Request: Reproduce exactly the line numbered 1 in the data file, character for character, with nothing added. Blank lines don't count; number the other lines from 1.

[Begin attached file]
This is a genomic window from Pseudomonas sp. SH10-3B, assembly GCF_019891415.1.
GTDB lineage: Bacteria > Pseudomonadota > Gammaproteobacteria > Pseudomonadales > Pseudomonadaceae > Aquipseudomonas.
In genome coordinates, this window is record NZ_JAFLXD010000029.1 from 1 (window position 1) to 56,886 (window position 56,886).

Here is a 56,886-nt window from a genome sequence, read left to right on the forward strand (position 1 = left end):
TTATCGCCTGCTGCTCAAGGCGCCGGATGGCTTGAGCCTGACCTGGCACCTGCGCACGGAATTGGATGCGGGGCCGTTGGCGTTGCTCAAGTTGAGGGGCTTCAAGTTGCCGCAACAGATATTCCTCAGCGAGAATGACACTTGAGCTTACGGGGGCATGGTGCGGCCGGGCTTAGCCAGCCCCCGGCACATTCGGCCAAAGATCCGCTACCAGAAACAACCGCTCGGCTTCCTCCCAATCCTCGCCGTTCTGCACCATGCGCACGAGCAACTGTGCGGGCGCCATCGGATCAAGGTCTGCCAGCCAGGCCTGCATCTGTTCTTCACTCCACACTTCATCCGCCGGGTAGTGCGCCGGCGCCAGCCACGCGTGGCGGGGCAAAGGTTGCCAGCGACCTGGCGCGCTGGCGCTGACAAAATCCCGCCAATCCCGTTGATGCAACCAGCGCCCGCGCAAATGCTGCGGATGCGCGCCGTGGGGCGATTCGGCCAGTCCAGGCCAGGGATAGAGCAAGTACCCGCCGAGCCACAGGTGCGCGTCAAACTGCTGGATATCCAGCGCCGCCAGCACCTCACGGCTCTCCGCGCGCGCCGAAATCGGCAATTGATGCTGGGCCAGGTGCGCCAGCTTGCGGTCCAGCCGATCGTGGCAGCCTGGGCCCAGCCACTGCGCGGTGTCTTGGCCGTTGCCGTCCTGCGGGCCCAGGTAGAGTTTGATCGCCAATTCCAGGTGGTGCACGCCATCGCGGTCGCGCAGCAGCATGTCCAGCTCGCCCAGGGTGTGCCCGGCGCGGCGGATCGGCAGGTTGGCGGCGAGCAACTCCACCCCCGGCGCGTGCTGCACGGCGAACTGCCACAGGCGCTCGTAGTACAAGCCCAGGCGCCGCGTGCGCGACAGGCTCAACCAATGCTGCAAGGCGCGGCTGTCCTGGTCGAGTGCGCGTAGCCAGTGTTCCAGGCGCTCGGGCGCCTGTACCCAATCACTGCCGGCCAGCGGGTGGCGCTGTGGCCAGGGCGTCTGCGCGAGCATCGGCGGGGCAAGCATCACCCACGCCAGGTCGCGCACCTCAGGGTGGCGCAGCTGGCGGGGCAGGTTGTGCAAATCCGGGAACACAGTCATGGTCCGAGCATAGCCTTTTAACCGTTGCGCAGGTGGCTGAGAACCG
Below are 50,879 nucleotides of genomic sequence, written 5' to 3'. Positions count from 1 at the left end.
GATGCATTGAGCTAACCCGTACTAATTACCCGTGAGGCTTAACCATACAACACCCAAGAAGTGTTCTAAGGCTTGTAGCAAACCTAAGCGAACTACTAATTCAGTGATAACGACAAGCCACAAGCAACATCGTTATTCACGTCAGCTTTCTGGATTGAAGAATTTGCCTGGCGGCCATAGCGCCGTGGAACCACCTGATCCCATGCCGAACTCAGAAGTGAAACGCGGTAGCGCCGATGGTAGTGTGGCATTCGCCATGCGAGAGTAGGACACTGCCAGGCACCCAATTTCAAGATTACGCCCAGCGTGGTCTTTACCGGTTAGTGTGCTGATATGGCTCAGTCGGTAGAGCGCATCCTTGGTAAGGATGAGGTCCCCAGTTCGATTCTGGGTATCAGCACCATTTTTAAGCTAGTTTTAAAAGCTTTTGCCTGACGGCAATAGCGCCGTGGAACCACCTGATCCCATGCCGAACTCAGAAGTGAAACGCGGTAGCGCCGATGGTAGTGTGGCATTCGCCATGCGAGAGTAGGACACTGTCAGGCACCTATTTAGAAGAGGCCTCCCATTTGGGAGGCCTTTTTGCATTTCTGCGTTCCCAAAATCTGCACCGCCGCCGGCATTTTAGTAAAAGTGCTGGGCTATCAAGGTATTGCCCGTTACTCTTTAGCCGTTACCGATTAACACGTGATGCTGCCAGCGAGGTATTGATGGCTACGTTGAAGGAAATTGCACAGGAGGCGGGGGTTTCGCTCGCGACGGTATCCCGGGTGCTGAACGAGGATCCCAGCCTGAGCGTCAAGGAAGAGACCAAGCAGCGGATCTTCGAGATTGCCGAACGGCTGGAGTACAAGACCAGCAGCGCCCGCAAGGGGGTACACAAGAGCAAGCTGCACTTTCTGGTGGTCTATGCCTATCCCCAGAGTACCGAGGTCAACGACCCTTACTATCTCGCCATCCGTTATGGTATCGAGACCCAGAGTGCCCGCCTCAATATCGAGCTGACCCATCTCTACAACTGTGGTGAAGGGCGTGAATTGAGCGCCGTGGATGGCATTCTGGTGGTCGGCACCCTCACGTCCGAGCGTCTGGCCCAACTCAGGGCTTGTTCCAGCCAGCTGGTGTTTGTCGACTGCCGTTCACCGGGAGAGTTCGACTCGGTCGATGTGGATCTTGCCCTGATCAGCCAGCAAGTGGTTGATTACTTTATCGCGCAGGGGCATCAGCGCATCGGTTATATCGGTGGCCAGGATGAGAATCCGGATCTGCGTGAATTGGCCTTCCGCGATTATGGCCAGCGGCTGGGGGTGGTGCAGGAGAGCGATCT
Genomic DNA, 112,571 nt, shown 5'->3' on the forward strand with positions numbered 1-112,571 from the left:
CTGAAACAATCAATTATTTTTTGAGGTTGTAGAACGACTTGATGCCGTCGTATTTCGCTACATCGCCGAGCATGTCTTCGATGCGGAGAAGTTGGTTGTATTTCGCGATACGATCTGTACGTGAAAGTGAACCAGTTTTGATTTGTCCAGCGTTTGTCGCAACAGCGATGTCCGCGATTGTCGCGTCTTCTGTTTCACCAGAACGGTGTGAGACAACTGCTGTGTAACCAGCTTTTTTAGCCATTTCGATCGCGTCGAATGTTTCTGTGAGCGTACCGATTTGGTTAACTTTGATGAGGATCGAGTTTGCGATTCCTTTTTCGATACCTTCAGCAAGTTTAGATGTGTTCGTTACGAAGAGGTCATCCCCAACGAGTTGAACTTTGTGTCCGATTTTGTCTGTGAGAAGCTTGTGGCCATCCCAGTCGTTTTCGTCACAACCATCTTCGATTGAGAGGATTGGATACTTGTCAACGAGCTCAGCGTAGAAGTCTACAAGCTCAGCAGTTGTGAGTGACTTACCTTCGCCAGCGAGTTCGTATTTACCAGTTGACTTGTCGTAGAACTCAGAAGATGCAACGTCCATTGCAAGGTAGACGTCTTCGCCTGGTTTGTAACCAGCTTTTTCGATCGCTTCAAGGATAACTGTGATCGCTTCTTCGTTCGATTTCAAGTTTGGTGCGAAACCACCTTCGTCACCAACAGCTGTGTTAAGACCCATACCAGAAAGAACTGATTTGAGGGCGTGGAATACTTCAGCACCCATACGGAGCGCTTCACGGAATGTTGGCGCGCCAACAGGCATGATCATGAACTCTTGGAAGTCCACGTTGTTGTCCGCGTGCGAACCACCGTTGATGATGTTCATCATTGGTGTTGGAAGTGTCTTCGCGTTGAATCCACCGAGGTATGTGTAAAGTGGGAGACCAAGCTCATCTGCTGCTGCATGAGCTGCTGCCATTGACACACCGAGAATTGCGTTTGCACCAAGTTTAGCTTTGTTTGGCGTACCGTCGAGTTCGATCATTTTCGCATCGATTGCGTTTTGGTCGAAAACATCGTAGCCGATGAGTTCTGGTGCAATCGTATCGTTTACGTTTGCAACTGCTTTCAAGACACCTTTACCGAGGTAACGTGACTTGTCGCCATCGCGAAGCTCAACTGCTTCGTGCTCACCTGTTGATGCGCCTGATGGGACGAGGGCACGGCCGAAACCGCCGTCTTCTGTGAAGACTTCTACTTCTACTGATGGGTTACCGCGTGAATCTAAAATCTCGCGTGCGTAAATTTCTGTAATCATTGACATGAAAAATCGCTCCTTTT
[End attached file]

This is a genomic window from Pseudomonas sp. SH10-3B, assembly GCF_019891415.1.